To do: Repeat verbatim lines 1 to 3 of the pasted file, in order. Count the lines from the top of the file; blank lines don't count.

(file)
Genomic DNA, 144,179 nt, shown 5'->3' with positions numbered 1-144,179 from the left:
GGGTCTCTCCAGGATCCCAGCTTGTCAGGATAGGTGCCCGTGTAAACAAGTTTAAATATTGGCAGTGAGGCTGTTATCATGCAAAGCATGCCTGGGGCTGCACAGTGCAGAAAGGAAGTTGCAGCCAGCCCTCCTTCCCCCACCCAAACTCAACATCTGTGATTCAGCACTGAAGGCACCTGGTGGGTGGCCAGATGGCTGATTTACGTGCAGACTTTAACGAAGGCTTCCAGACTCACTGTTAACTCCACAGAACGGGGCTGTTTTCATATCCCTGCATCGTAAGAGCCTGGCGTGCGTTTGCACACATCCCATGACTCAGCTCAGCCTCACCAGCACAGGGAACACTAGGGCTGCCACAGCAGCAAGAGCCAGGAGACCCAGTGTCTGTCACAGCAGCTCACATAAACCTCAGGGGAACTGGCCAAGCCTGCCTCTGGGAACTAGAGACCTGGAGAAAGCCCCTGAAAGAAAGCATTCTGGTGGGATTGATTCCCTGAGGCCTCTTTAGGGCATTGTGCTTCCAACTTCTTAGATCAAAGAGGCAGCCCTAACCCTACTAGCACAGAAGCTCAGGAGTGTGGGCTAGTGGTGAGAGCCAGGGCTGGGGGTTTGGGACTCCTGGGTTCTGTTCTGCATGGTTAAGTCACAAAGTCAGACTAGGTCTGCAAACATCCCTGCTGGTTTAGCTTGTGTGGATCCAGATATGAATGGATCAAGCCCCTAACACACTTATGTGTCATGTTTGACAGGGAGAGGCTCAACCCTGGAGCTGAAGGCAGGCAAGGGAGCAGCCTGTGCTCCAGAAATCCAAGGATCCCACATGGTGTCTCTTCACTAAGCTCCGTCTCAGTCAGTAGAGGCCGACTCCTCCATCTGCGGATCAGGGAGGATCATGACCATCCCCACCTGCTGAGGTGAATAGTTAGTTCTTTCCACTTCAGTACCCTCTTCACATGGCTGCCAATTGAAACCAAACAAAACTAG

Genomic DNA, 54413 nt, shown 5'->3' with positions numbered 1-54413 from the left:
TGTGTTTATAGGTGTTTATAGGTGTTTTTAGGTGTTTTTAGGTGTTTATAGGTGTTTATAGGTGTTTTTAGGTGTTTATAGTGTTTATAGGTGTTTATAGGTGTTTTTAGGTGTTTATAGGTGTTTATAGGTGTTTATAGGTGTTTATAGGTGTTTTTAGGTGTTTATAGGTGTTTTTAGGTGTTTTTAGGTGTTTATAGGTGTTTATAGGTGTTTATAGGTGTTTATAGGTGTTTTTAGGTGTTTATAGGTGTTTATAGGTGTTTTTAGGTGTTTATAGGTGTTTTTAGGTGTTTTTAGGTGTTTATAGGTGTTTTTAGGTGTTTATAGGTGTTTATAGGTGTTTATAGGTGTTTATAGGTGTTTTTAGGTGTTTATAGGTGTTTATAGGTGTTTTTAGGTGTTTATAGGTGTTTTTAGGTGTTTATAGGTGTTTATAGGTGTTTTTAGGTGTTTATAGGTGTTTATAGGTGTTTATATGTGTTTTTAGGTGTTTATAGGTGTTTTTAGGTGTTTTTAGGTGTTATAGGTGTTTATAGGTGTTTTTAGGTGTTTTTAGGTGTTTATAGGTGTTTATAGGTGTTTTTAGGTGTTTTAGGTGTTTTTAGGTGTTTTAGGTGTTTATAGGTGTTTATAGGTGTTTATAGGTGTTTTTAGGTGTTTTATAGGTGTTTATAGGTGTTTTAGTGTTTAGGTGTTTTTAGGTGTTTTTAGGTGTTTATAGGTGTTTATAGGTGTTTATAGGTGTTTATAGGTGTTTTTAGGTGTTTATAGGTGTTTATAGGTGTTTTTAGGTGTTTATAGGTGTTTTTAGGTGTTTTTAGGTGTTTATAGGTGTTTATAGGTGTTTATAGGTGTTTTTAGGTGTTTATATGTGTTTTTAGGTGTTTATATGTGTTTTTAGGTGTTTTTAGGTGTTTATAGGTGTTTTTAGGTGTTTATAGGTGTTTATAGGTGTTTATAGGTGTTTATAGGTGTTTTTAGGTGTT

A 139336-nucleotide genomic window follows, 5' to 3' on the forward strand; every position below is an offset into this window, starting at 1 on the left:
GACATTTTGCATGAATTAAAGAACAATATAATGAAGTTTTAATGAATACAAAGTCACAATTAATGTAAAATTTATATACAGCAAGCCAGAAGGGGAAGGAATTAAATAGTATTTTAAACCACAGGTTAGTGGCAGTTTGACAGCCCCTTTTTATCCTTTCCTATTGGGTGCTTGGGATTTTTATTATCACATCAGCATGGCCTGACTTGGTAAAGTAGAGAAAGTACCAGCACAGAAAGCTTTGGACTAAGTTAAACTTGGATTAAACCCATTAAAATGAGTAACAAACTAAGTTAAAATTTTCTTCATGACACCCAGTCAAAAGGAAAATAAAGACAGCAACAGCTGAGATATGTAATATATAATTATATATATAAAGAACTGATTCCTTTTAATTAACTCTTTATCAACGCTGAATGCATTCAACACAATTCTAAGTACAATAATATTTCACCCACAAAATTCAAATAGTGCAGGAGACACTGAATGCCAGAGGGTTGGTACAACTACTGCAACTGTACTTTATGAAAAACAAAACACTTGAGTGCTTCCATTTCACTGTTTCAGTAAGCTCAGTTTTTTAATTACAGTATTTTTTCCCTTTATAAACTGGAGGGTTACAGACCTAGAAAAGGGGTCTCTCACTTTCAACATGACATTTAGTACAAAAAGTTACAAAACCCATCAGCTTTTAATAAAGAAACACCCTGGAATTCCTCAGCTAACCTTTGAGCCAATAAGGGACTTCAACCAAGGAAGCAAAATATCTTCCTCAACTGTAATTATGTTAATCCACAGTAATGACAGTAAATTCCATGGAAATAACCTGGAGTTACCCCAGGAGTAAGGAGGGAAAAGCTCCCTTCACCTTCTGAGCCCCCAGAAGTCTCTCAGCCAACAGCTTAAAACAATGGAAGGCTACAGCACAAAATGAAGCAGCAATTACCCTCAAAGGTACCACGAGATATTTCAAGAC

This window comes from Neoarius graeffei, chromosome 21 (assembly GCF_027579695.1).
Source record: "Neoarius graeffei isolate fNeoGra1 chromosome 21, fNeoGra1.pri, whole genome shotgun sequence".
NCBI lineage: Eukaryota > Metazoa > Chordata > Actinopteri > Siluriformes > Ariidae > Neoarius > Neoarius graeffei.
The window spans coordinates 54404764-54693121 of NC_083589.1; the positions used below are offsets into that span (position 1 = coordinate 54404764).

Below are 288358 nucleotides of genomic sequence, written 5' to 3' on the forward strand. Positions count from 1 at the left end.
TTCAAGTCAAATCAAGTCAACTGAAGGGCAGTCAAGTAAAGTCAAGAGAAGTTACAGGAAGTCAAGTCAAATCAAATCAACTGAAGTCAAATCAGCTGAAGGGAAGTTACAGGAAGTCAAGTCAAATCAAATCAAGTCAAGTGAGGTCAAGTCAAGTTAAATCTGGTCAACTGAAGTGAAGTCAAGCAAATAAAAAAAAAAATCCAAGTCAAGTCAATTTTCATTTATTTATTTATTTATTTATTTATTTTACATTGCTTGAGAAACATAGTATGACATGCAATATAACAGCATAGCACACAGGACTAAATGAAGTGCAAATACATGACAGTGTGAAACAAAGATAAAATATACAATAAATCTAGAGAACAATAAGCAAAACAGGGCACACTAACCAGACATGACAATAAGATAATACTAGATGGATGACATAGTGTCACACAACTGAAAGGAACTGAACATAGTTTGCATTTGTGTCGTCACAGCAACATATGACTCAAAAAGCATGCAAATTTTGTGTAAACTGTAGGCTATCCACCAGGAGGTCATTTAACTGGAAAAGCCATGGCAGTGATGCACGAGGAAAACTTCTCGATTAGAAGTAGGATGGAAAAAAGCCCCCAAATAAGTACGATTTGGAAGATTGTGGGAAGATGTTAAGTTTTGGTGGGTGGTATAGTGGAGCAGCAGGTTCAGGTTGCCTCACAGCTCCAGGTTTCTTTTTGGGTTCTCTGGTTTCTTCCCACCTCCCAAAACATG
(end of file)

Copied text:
Genomic DNA, 144,179 nt, shown 5'->3' with positions numbered 1-144,179 from the left:
GGGTCTCTCCAGGATCCCAGCTTGTCAGGATAGGTGCCCGTGTAAACAAGTTTAAATATTGGCAGTGAGGCTGTTATCATGCAAAGCATGCCTGGGGCTGCACAGTGCAGAAAGGAAGTTGCAGCCAGCCCTCCTTCCCCCACCCAAACTCAACATCTGTGATTCAGCACTGAAGGCACCTGGTGGGTGGCCAGATGGCTGATTTACGTGCAGACTTTAACGAAGGCTTCCAGACTCACTGTTAACTCCACAGAACGGGGCTGTTTTCATATCCCTGCATCGTAAGAGCCTGGCGTGCGTTTGCACACATCCCATGACTCAGCTCAGCCTCACCAGCACAGGGAACACTAGGGCTGCCACAGCAGCAAGAGCCAGGAGACCCAGTGTCTGTCACAGCAGCTCACATAAACCTCAGGGGAACTGGCCAAGCCTGCCTCTGGGAACTAGAGACCTGGAGAAAGCCCCTGAAAGAAAGCATTCTGGTGGGATTGATTCCCTGAGGCCTCTTTAGGGCATTGTGCTTCCAACTTCTTAGATCAAAGAGGCAGCCCTAACCCTACTAGCACAGAAGCTCAGGAGTGTGGGCTAGTGGTGAGAGCCAGGGCTGGGGGTTTGGGACTCCTGGGTTCTGTTCTGCATGGTTAAGTCACAAAGTCAGACTAGGTCTGCAAACATCCCTGCTGGTTTAGCTTGTGTGGATCCAGATATGAATGGATCAAGCCCCTAACACACTTATGTGTCATGTTTGACAGGGAGAGGCTCAACCCTGGAGCTGAAGGCAGGCAAGGGAGCAGCCTGTGCTCCAGAAATCCAAGGATCCCACATGGTGTCTCTTCACTAAGCTCCGTCTCAGTCAGTAGAGGCCGACTCCTCCATCTGCGGATCAGGGAGGATCATGACCATCCCCACCTGCTGAGGTGAATAGTTAGTTCTTTCCACTTCAGTACCCTCTTCACATGGCTGCCAATTGAAACCAAACAAAACTAG

Genomic DNA, 54413 nt, shown 5'->3' with positions numbered 1-54413 from the left: